The Victory Admiral Lord Nelsons Ship, and again it is restored and looks fabulous, I got chatting to the man in the surgery and found out the Lord Nelson paid his surgeons well so he got the best and they did research, when not at war. There was some sense to trepanning the habit of drilling into a person’s head. In battle if someone had head injuries the pressure on the brain was removed this way. The Victory is also restored and has a cannon that was fired at Trafalgar. I wanted a picture taken but it was too dark and the flash from the cameras sets of the fire alarms for some reason.

The Mary Rose is just a half a ship, but fascinating she was pulled out of the Solent and preserved. She was commission by King Henry VIII when he first came to the throne, he commissioned two ships at a cost of £700. They do not know why she sank, but going by the swiss cheese theory it sounds like all the problems aligned and down she went. The cannon bays were open when she turned allowing the water to enter, she was heavier than commissioned due to extra cannons, the crew was not well disciplined. Then down she went with all 500 aboard only three where saved. The ship was so well preserved in the silt that many of the belonging where preserved telling us a lot about the crew and the weapons of the time. There were so many bows and arrows on board that they have tested some to destruction. Finding out a lot about the bowmen of the day who could pull a 80 lb bow throughout a battle no mean feat we had trouble pulling a 70 lb one. The bowmen had curved spines from the pressure of pulling the bows.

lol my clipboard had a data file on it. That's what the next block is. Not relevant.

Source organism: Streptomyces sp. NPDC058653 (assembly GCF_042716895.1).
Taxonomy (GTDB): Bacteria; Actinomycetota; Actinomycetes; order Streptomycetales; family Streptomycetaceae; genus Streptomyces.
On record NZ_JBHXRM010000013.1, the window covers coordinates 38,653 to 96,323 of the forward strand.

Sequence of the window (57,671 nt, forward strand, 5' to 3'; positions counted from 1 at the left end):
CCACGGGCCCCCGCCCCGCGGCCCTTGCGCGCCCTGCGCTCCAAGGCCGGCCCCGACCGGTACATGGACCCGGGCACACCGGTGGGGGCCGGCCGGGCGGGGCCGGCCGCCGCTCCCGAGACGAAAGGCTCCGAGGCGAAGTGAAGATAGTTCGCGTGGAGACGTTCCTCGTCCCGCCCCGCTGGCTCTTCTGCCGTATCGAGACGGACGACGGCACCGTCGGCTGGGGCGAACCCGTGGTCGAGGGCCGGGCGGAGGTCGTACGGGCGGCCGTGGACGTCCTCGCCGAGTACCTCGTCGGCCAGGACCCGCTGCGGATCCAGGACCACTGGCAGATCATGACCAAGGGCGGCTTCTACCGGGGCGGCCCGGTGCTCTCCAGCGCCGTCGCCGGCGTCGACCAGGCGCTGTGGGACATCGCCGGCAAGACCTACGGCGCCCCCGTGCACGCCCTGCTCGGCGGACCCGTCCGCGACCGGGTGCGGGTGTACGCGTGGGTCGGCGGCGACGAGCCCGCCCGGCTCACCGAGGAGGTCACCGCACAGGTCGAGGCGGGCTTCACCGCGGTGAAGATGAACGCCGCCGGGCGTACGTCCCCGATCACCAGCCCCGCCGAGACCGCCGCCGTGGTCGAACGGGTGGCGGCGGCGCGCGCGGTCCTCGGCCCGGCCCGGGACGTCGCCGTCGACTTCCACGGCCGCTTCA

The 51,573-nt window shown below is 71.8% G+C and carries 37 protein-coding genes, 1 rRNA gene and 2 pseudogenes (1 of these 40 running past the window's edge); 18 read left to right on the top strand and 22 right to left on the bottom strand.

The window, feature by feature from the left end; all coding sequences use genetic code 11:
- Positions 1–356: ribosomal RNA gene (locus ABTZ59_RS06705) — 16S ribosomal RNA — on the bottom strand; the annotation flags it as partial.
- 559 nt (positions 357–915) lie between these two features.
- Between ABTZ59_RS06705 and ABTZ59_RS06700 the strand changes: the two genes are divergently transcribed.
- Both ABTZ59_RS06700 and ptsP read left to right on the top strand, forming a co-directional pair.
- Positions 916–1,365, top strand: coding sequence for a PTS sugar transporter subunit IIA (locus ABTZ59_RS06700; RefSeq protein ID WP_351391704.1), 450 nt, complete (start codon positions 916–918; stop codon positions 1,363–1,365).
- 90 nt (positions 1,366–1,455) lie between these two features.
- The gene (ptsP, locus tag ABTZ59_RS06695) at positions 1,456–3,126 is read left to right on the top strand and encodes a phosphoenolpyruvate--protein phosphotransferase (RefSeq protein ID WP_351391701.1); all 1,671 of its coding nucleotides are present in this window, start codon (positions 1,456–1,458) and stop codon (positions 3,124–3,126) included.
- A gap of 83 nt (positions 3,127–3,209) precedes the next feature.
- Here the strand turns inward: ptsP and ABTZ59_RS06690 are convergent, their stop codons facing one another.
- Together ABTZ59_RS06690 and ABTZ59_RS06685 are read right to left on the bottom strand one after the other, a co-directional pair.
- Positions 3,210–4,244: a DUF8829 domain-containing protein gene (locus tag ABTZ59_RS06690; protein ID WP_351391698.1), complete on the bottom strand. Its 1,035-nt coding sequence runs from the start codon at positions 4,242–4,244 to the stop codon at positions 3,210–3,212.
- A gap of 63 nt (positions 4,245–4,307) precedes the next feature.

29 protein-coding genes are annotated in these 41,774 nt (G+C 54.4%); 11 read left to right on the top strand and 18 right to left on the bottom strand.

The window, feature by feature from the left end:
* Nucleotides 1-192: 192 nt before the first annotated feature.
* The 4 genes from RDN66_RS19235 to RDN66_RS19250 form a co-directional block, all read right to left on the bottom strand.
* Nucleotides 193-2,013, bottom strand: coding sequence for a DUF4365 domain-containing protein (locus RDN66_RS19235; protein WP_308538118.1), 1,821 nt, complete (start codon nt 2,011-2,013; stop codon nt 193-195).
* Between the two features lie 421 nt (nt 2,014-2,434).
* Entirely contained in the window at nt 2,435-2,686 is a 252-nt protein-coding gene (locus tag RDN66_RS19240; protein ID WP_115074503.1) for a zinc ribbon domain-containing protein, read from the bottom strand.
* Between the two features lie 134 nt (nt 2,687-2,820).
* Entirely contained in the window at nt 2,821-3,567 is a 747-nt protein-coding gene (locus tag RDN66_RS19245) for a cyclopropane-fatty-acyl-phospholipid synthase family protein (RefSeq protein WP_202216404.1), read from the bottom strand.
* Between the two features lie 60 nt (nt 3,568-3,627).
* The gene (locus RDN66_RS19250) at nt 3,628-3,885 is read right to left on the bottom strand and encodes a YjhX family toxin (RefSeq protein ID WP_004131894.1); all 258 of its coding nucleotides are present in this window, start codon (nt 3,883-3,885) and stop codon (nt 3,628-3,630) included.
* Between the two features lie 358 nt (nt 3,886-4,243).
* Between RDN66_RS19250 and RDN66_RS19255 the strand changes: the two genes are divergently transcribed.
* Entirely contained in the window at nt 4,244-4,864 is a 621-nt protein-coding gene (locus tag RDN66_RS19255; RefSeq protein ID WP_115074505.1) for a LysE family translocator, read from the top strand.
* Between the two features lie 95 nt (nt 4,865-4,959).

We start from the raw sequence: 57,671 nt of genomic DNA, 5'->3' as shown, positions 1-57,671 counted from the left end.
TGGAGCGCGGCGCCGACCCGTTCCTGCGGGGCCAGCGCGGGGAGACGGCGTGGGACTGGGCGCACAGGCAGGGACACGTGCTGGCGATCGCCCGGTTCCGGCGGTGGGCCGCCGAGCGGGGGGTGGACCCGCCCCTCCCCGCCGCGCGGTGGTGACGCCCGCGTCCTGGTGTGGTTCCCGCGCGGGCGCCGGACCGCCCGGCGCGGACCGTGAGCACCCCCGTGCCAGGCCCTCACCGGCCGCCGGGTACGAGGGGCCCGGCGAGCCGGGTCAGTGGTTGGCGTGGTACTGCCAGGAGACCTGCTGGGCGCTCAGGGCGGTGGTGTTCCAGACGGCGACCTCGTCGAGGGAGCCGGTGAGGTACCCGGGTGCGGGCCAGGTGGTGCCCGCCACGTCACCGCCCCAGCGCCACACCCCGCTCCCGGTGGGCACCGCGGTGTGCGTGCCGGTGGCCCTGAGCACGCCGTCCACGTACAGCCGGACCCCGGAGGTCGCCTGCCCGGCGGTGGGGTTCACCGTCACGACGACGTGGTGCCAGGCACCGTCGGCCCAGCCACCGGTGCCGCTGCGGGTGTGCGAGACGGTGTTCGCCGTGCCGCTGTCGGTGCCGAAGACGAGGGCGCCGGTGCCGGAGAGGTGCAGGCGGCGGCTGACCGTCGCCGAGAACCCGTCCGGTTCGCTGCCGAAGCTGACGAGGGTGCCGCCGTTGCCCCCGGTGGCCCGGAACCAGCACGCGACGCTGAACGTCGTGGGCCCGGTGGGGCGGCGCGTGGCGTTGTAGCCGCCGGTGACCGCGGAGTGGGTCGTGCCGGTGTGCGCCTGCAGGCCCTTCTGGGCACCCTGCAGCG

The last ship was a funny little rough and ready ship built in 7 weeks during WW2 it was designed to carry a gun, but the size of the gun changes from that it was designed to carry so the ship, a monitor number M33 could not go out into heavy seas and had to be towed by larger craft. Regardless M33 was at Gallipoli and lost no one. Quite a feat. Especially as the guns could not be aimed with any accuracy so someone (brave) had to go ashore and relay back the new directions to fire the gun after every shot. We spent a whole day at Portsmouth and still did not see everything. It is well worth a trip.